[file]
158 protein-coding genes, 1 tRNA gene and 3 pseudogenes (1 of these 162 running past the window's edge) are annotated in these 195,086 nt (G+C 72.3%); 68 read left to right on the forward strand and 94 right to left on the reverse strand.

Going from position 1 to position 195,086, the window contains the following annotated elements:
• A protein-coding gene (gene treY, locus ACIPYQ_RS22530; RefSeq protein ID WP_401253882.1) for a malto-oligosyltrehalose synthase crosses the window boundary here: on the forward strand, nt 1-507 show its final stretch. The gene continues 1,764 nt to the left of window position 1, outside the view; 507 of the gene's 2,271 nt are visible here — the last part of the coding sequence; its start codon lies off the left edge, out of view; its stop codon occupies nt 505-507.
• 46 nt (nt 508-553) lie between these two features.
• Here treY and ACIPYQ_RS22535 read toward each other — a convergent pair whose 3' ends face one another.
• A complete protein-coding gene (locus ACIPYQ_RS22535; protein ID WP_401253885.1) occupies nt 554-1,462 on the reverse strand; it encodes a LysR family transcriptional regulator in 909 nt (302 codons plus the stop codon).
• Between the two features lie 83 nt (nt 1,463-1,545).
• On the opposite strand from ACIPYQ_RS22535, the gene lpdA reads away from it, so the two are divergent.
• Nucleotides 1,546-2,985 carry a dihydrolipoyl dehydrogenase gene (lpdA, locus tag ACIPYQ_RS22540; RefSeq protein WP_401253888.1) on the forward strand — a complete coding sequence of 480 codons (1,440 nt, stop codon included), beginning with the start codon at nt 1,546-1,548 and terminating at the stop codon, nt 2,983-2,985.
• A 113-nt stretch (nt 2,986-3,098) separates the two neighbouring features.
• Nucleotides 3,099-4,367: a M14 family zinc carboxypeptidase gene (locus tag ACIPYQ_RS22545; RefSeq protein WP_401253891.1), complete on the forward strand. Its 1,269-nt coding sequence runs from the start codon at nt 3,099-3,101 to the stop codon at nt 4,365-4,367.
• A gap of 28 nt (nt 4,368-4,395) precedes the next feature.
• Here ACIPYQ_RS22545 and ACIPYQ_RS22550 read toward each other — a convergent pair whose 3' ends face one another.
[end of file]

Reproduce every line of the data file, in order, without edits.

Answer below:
158 protein-coding genes, 1 tRNA gene and 3 pseudogenes (1 of these 162 running past the window's edge) are annotated in these 195,086 nt (G+C 72.3%); 68 read left to right on the forward strand and 94 right to left on the reverse strand.

Going from position 1 to position 195,086, the window contains the following annotated elements:
• A protein-coding gene (gene treY, locus ACIPYQ_RS22530; RefSeq protein ID WP_401253882.1) for a malto-oligosyltrehalose synthase crosses the window boundary here: on the forward strand, nt 1-507 show its final stretch. The gene continues 1,764 nt to the left of window position 1, outside the view; 507 of the gene's 2,271 nt are visible here — the last part of the coding sequence; its start codon lies off the left edge, out of view; its stop codon occupies nt 505-507.
• 46 nt (nt 508-553) lie between these two features.
• Here treY and ACIPYQ_RS22535 read toward each other — a convergent pair whose 3' ends face one another.
• A complete protein-coding gene (locus ACIPYQ_RS22535; protein ID WP_401253885.1) occupies nt 554-1,462 on the reverse strand; it encodes a LysR family transcriptional regulator in 909 nt (302 codons plus the stop codon).
• Between the two features lie 83 nt (nt 1,463-1,545).
• On the opposite strand from ACIPYQ_RS22535, the gene lpdA reads away from it, so the two are divergent.
• Nucleotides 1,546-2,985 carry a dihydrolipoyl dehydrogenase gene (lpdA, locus tag ACIPYQ_RS22540; RefSeq protein WP_401253888.1) on the forward strand — a complete coding sequence of 480 codons (1,440 nt, stop codon included), beginning with the start codon at nt 1,546-1,548 and terminating at the stop codon, nt 2,983-2,985.
• A 113-nt stretch (nt 2,986-3,098) separates the two neighbouring features.
• Nucleotides 3,099-4,367: a M14 family zinc carboxypeptidase gene (locus tag ACIPYQ_RS22545; RefSeq protein WP_401253891.1), complete on the forward strand. Its 1,269-nt coding sequence runs from the start codon at nt 3,099-3,101 to the stop codon at nt 4,365-4,367.
• A gap of 28 nt (nt 4,368-4,395) precedes the next feature.
• Here ACIPYQ_RS22545 and ACIPYQ_RS22550 read toward each other — a convergent pair whose 3' ends face one another.